Where do we find the site search interaction on a web page? OK, generally we expect it to be at the top right of the page—visually. Sometimes it may move elsewhere—visually. The idiom is generally set.
How do we find the Search feature without the gift of vision? We can navigate through the page tab index. All we need are the necessary flags, or “landmarks”:
Orientation to the Search feature.
A text input (type=”search” is desirable), or dynamic select or data option group.
A Submit button.
The design pattern appears logical. Often, its location is not. For example, if Search is included within the site navigation blocks, the HTML may be located at the base of the file. Is Search a navigation element? There’s no right answer. Guidance is sketchy in places or conflicts in others. We may investigate that later. Our emphasis is for now on the Search component.
Examples of the Search Component
Although our expectations of Search include a form element, it is always surprising to find Search components made from anything but form controls and inputs. ARIA to the resue. Why?
More commonly, and particularly when “created” by a CMS, the Search component comprises at the least a text input. Sadly, little else. Figures 1 and 2 are examples.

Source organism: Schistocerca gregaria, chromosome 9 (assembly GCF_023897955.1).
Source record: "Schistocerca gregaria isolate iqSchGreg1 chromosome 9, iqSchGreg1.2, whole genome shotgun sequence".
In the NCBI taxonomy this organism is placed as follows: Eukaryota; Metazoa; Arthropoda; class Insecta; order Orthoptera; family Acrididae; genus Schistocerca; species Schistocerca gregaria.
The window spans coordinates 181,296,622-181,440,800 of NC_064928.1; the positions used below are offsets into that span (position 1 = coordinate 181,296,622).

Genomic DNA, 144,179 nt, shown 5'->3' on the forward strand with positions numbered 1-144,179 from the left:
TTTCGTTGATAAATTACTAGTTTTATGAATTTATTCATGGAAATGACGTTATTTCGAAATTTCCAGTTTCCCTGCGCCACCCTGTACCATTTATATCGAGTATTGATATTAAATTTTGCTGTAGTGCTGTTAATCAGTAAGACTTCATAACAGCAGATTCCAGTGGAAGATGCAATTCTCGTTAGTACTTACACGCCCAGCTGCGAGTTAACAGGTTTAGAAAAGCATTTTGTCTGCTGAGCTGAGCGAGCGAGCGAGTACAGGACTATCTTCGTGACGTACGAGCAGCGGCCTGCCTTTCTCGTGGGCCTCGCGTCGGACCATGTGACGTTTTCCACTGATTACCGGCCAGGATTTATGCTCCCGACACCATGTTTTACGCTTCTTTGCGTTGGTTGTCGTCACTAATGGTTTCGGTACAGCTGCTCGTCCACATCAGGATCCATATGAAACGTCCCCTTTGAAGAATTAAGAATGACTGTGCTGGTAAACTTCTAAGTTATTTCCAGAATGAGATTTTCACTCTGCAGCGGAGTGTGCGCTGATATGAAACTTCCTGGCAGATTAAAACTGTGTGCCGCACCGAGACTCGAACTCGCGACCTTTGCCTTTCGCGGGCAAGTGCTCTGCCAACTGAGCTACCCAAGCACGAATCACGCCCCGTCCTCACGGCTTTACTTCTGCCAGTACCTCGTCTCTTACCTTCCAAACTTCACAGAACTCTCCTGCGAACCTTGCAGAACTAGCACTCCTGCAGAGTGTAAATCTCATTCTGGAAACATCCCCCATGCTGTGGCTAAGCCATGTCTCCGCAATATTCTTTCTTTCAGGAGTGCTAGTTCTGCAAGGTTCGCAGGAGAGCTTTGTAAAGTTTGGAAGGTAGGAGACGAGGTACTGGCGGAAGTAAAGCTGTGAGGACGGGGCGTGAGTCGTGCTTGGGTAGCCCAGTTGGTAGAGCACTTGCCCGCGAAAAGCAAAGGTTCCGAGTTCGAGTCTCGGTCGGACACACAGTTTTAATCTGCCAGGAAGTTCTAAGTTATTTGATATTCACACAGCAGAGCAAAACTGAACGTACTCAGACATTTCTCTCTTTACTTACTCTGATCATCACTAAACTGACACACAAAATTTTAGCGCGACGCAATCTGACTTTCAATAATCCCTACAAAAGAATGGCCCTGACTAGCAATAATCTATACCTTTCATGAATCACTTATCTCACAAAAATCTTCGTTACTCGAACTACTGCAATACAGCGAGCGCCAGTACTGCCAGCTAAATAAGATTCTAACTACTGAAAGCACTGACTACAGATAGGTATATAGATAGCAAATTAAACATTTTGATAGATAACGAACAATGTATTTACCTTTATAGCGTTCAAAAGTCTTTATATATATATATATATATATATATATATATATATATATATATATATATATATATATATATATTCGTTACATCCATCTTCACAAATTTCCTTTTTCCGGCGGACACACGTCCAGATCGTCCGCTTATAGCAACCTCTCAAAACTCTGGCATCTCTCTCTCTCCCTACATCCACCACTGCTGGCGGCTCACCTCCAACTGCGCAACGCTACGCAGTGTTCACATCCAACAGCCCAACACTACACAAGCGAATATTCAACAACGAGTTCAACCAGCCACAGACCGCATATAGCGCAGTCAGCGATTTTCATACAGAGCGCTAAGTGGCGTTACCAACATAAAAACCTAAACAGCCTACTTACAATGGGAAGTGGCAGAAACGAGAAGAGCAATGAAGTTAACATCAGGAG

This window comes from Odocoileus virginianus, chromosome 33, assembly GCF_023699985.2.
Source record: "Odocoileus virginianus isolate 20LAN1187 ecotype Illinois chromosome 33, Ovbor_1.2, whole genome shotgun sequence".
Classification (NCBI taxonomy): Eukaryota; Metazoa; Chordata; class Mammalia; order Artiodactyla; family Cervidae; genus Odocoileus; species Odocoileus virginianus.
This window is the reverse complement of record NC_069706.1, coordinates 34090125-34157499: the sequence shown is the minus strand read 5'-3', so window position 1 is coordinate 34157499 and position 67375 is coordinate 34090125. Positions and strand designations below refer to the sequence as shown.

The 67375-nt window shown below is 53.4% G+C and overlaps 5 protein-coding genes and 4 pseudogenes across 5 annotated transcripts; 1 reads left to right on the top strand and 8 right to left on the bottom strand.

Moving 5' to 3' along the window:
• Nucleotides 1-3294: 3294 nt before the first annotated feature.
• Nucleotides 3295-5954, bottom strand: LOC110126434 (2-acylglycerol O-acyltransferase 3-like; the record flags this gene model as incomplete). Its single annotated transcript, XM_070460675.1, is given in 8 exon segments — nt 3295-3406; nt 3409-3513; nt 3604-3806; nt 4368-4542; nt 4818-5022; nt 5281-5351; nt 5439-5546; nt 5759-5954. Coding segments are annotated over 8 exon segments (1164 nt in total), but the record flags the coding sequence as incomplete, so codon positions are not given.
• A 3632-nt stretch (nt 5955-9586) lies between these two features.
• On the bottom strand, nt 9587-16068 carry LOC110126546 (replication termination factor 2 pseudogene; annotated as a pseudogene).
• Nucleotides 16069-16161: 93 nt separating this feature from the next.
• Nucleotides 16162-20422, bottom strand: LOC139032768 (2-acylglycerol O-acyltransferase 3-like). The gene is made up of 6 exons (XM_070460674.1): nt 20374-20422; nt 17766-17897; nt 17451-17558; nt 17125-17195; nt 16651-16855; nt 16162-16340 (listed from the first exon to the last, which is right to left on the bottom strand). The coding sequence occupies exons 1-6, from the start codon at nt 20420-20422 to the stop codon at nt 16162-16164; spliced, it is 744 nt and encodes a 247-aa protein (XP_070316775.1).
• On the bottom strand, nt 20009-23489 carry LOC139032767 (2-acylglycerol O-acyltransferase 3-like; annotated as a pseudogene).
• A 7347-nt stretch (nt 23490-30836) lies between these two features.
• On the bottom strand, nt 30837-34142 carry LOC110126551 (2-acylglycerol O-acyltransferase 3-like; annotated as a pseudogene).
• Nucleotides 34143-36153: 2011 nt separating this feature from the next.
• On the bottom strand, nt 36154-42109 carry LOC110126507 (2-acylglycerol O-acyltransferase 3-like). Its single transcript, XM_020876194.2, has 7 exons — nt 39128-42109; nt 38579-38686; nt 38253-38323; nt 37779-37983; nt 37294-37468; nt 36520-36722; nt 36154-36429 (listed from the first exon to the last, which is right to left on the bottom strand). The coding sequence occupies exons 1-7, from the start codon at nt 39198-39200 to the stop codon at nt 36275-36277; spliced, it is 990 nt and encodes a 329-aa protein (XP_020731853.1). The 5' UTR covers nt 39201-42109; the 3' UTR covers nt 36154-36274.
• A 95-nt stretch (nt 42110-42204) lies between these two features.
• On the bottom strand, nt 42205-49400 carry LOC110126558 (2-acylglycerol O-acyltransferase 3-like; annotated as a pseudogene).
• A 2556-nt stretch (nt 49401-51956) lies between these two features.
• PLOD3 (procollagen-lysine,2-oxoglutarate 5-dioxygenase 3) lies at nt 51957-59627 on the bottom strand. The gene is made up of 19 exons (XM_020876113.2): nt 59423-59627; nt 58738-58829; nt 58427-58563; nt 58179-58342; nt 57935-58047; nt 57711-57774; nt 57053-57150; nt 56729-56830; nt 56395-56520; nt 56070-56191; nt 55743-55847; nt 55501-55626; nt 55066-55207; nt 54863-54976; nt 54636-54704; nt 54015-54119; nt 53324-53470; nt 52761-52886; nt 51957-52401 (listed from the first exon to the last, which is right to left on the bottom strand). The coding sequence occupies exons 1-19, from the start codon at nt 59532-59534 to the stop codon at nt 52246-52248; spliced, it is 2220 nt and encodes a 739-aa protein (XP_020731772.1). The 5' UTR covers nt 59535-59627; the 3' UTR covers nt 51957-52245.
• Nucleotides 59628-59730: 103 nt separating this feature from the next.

An Improved Search Component
If we write our HTML semantically, we can give a clear indication (available to the DOM) of the interaction. See Figure 3 for an example. We can also provide semantic elements on which to pin our visual styles and provide a future-proof environment in which to home additional search feature buttons and, or instructions.
“The CMS Done It!”
The CMS page is created, “on the fly” when it loads. A server-side script such as PHP compiles the HTML from components. The components are often associated with themes. Themes and their components can be updated. There is no excuse for shoddy UI even when created by a WYSIWYG CMS.
The visually presented Search interaction is easily and accessibly created to offer a comparable and equitable experience for less able users.
Care remains over how search results are presented. And that’s another story…